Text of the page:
Globalization and Religion
In today's world of continuous growth and expansion, the lines of religious borders are becoming blurred. According to Merriam Webster, globalization is defined as the development of an increasingly integrated global economy marked especially by free trade, free flow of capital, and the tapping of cheaper foreign labor markets (2007). The exponential growth that businesses are experiencing is forcing corporations to expand into international territories at a rapid pace. With the growth of these companies comes an interesting dynamic of religious blending. During global expansion, oftentimes employees are transferred overseas, bringing their culture, lifestyle, and religious beliefs with them. This is one small part of the grander effects of globalization. The blending of cultures caused by globalization over the past few decades has fostered an environment of increased religious intolerance. While at one point, religions were strictly separated by geographical borders, the religious landscape has drastically changed over time. Blending cultures, ethnic groups, political beliefs, as well as religions has created a new type of society. This society has become much more diverse in terms of backgrounds and beliefs. Ellingson says, "Globalization and modernization has further resulted in increased contact between people of different religion, language and ethnicity" (Ellingson, 2004) When societies merge, they adopt and incorporate the new culture into their fold. Mogensen speaks about the blending of societies, stating that the consequences of globalization are leading toward a society of more religiously diverse countries (2006). With this diversity comes increased conflict and intolerance. In countries such as the United States of America, cultural diversity and religious freedom are important concepts. The United States has often been called the "melting pot" of the world, freely allowing immigrants from all backgrounds and incorporating their religious beliefs. Radhakrishnan reports, "Among the major religions of the world Christianity accounts for one-third (33 per cent), followed by Islam (22 per cent), Hinduism (16 per cent), Buddhism (6 per cent), and Confucianism (4 per cent)" (2004). This blend of world religions has come from the affects of globalization. Ellingsen further discusses the blending of religions, stating that globalization has not only increased contact between people of different religious backgrounds, but also people of different languages and ethnicities (Ellingsen, 2004). This merging has led to increased numbers of religiousconversions. Denmark, for example, has seen an increased number of conversions between religions (Mogensen, 2006). While religious diversity is prevalent due to the effects of globalization, some argue that globalization fosters religious segregation. Ellingsen (2004) states: While the optimists are confident that the process of globalization and modernization will lead to prosperity and peace - or in other words "a global village", in part by diminishing the relevance of religion, other scholars take the quite opposite view - arguing that the modernization and globalization process make people feel more insecure and alienated, increasing the importance of traditional values as well as the level of hostility. As a result we will be witnessing a resurgence of religion and religious clashes.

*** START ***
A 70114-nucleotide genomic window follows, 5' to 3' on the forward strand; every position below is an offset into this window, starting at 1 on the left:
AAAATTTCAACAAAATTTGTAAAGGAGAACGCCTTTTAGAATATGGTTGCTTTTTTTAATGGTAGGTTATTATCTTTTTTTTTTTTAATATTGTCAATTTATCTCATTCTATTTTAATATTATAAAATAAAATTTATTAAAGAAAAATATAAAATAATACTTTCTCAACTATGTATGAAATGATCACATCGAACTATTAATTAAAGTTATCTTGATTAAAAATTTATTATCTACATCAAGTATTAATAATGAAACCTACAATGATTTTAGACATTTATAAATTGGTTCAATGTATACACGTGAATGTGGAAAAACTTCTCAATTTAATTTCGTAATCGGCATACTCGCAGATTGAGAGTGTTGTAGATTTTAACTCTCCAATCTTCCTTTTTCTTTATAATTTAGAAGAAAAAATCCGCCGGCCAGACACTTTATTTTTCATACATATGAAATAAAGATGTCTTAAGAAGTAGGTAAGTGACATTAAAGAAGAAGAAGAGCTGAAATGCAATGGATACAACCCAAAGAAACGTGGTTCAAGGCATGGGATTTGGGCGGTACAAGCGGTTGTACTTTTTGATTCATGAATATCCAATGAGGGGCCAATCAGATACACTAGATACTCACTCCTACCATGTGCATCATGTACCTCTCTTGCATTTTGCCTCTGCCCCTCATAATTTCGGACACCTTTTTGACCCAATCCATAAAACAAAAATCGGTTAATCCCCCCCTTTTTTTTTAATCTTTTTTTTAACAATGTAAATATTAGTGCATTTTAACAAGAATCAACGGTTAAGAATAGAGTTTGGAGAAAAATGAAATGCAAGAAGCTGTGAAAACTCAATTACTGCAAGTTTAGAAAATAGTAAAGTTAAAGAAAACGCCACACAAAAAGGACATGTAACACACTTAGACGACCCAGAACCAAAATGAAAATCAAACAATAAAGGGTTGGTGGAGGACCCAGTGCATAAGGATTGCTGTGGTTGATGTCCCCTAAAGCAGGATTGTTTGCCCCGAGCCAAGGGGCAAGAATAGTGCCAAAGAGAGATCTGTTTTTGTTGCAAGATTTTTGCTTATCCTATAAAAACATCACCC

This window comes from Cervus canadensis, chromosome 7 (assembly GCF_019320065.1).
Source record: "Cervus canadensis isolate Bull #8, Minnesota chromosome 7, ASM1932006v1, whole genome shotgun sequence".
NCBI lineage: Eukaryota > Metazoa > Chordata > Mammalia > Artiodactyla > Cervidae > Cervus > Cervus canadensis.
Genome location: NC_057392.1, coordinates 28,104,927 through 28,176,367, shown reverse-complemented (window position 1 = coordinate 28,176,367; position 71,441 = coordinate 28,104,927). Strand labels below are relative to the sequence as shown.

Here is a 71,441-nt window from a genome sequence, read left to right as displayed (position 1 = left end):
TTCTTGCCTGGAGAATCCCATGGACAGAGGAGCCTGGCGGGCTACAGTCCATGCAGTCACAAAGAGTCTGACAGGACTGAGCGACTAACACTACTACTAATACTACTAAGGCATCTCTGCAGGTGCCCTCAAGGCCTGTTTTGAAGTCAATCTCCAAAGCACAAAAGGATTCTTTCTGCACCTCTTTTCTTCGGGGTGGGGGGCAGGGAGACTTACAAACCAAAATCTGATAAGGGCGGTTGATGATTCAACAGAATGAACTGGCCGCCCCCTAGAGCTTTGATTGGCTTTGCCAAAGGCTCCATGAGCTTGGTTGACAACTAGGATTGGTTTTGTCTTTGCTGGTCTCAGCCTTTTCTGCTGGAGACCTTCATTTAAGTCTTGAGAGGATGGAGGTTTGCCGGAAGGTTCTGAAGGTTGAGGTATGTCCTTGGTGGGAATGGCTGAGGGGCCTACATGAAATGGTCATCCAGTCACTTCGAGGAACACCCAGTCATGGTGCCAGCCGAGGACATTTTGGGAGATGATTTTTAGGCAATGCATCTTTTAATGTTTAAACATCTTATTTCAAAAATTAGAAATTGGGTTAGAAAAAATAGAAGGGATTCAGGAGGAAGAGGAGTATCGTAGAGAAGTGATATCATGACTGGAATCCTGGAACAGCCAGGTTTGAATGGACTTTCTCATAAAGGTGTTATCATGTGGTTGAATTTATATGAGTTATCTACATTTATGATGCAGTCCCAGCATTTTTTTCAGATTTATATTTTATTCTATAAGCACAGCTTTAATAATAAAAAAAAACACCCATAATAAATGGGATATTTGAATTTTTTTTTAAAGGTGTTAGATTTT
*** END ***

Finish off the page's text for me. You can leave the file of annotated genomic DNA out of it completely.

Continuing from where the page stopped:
Ellingsen's viewpoint is shared by others as well. Incidents such as the terrorist attacks on America's World Trade Center are often blamed on religious intolerance. Radhakrishnan refers to the attacks as "a counter-blast against globalisation (sic)" (2004). He further states that George Bush, a 'born-again Christian' referred to the 'retalitory strikes' againts Afghanistan as a 'crusade' (2004). Commenting on the Iraq conflict, Radhakrishnan (2004) states: The Bush-Blair blitzkrieg...